I don’t remember the first time I met Wanda because it seems like she’s always been here, but I think it was in the late eighties when I talked to her at a party about art and science and the inevitable wounded-ness of being human. I really loved her from the start. She could listen with an open heart and really hear what it was anyone was saying. She was a hospice angel, a visiting nurse, a therapist, a practitioner of love.

I could ask her a question about health care and she would give me the scientific answer as well as offering a spiritual consideration. I used to talk with her about psychic experiences and synchronicity and she knew exactly what I was talking about.

She loved to play games and so that’s what we did. She and her partner Diane had many game nights at their house and Richard and I were among the lucky people who got invited. This turned into a fun activity during the long winter months for a number of years. She loved to take charge of the night, introducing us to many new games and then she would whoop and holler her way through the evening. Without her clear leadership we were just a gaggle of motely fools chuckling our way through the confusing rules of the new game, with her at the helm we were warriors on the game board, ready to take on any challenge.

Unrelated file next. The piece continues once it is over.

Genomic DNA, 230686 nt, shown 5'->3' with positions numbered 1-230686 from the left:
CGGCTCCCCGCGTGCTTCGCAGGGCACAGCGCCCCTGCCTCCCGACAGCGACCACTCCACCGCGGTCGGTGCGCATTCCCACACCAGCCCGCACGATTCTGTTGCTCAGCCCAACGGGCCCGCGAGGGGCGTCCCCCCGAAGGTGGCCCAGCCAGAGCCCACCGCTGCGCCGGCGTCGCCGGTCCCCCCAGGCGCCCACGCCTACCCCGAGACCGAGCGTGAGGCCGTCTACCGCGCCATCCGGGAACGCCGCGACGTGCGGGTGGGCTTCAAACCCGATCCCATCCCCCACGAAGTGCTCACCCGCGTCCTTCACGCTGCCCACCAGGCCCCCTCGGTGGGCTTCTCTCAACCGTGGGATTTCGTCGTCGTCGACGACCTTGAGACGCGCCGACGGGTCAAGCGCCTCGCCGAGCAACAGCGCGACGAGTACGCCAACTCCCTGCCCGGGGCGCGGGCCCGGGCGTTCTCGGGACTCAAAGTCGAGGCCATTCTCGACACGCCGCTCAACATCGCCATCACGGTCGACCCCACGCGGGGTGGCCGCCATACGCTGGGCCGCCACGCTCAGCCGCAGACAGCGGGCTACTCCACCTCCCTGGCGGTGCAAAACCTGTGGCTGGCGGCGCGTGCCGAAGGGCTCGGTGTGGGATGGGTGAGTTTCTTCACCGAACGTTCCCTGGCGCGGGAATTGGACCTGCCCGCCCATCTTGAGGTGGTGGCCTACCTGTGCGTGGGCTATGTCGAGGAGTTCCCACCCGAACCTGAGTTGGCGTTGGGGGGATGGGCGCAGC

She loved to win. But she was also gracious when she didn’t. She used to say, “I’m highly competitive when it comes to games.” I loved her for that as I’m on the opposite end of that spectrum and it was good for me to know one of my beloved friends was a competitive-mama-of-the-first-order.

I don’t know why… we never do, but Wanda got sick, and then sicker and then she died …and it’s not fair, because you see, we need Wanda in the world. We need her special outlook, her way of keeping the game of life going, her bright light and infectious laughter.  

She was our good friend, a loving wife in a beautiful marriage, in a lovely house she and Diane created together. She was a lover, and a sweetheart and really I don’t know how we’re going to get along without her.

 I…I just don’t.